• Overall average rate changes don’t account for the fact that premiums increase with age. A person who has unsubsidized individual market coverage for several years will see their rates increase each year — just due to their increasing age — even if their health plan has 0% overall rate changes during that time.
  • A weighted average looks at all of the plans and insurers together. But different insurers offer plans in each region, and each insurer’s rate change is different. So the specific rate change that applies to a given enrollee can vary quite a bit from the average.

Premiums in the Tennessee exchange started out as some of the lowest in the country in 2014, but increased rapidly in the subsequent years.

As of 2022, the average full-price premium in Tennessee’s exchange was $619/month. That’s higher than the $594/month average across all 33 states that use HealthCare.gov. But 90% of Tennessee’s exchange enrollees were receiving premium subsidies that averaged $543/month. The average premium subsidy across those 33 states was about $524/month, so Tennessee’s larger premiums were offset by larger subsidies. (The subsidies are especially large in 2022, thanks to the American Rescue Plan).

Here’s a summary of how full-price rates have changed in Tennessee’s exchange over the years (keeping in mind that premium subsidies are designed to keep pace with full-price premiums, so they have grown over time as well):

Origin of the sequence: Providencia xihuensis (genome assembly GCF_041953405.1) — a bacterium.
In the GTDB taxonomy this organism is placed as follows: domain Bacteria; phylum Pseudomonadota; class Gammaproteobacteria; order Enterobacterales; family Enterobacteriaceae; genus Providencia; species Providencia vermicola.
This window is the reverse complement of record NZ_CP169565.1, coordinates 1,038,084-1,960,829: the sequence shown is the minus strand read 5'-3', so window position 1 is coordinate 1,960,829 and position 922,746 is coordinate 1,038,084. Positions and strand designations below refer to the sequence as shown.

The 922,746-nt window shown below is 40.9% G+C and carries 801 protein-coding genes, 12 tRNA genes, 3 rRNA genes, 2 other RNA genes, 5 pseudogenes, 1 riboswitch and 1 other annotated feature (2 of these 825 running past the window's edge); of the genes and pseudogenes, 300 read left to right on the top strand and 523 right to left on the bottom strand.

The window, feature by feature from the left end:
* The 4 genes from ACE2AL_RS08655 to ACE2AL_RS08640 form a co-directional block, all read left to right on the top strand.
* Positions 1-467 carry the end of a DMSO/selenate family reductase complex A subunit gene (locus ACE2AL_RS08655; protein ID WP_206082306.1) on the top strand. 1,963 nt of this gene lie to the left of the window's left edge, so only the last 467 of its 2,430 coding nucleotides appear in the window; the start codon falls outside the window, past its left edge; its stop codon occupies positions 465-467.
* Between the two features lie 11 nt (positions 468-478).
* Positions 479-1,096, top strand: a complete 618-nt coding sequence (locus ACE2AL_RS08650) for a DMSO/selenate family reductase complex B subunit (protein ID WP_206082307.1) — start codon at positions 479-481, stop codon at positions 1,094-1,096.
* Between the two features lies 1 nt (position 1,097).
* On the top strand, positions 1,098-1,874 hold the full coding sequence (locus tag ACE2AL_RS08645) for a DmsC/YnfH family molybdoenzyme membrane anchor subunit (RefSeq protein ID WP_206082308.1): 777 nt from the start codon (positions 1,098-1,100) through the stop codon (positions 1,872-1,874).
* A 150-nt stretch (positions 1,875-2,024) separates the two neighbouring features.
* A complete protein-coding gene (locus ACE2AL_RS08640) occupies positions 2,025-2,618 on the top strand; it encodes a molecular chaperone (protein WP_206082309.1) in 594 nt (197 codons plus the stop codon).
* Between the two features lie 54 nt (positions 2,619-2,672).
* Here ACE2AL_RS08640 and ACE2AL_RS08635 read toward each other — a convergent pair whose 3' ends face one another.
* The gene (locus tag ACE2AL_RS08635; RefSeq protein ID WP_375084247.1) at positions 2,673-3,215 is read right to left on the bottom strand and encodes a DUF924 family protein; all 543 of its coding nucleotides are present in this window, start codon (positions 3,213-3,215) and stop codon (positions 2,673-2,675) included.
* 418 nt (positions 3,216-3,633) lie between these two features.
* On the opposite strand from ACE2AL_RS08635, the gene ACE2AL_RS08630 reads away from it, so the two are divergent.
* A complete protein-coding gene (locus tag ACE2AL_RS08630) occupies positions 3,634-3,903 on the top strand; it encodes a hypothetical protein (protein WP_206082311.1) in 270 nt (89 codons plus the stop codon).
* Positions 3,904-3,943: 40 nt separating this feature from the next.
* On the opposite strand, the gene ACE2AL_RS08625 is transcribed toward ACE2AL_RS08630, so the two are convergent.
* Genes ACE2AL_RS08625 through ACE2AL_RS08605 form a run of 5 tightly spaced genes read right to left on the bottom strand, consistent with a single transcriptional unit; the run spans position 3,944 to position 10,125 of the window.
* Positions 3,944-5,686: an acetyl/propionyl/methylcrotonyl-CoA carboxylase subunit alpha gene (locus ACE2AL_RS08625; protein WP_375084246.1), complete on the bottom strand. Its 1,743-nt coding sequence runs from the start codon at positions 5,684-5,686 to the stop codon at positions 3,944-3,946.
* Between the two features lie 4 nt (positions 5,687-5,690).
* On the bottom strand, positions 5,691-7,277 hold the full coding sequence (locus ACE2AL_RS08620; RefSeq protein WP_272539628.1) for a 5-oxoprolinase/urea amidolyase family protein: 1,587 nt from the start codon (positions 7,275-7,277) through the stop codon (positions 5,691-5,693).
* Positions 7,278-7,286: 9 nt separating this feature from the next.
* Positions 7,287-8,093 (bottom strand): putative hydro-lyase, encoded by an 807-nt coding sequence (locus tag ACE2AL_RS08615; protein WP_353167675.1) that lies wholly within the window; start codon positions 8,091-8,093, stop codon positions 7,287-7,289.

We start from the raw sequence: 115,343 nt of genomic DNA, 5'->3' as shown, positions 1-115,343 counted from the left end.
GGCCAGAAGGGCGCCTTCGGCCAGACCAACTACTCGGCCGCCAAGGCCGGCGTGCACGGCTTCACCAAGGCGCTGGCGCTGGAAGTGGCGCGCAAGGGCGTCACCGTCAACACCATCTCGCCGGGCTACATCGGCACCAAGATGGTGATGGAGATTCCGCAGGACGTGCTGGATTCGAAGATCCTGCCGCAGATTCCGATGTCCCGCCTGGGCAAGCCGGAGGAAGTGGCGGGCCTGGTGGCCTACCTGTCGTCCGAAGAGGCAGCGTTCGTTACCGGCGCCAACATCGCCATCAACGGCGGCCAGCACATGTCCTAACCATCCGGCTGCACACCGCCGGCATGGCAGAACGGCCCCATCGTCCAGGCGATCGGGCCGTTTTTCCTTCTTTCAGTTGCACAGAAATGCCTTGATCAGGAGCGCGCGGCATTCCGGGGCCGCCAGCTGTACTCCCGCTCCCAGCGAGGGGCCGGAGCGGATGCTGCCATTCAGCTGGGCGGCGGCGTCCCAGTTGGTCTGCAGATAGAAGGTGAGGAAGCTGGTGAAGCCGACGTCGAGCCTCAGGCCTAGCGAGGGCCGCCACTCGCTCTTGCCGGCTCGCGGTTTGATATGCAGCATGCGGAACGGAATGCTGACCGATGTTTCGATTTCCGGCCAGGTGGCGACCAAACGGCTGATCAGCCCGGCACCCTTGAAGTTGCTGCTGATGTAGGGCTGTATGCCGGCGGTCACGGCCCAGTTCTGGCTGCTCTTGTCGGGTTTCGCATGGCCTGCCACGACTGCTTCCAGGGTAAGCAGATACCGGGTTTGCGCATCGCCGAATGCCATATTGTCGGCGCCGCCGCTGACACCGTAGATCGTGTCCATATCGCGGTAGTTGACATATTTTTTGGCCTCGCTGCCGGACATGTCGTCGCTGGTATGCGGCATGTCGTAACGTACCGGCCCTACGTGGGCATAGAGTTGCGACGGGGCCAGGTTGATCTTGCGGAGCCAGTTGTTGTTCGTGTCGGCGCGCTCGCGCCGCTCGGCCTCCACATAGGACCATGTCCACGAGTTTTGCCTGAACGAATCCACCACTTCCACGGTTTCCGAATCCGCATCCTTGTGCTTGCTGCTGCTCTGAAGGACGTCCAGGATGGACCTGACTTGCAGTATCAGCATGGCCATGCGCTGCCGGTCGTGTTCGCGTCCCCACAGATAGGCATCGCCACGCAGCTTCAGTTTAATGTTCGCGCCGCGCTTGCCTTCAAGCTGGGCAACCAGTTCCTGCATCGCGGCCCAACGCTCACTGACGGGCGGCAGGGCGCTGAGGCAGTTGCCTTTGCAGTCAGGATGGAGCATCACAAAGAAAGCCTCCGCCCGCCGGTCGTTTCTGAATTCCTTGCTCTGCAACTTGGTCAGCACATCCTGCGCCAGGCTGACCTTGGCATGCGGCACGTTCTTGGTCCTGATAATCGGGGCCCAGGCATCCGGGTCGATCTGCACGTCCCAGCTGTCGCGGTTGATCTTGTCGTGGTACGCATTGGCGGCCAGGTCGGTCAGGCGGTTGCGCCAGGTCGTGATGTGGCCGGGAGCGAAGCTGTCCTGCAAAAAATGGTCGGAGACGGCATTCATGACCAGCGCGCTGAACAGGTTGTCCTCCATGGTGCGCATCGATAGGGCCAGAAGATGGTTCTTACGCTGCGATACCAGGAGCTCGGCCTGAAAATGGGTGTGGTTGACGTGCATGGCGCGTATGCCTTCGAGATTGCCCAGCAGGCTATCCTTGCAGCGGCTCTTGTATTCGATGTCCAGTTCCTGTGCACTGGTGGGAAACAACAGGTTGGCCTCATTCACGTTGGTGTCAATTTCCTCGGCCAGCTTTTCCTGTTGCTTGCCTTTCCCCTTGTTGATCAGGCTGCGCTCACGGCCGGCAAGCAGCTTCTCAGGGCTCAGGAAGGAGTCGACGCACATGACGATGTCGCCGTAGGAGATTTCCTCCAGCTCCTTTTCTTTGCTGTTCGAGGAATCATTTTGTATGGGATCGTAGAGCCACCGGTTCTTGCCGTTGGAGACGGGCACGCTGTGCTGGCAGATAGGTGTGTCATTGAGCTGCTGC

• 2014: In 2014 Tennessee had among the lowest overall average rates in the country for individual market health plans. That was the first year that ACA-compliant plans were available, and rates were essentially educated actuarial guesses, since there was no claims experience on which to base them.
  • 2015: Average rate increase of 12.5% (another analysis indicated a 9% increase for a 40-year-old non-smoker). This included an average rate increase of 19% for BCBSTN, 7.5% for Cigna, and 14.4% for Humana. Tennessee was one of just eight states in a PricewaterhouseCooper analysis with double-digit average rate increases for 2015. But because Tennessee had rates so much lower than the national average in 2014, their rates were still much lower than most states in 2015, even after the rate hikes. A Kaiser Family Foundation analysis of benchmark plan (second-lowest-cost silver plan) premium changes in major metropolitan areas in all 50 states found that the Nashville area still had the fifth-lowest average benchmark premium in the country in 2015, even after an increase of nearly 8 percent.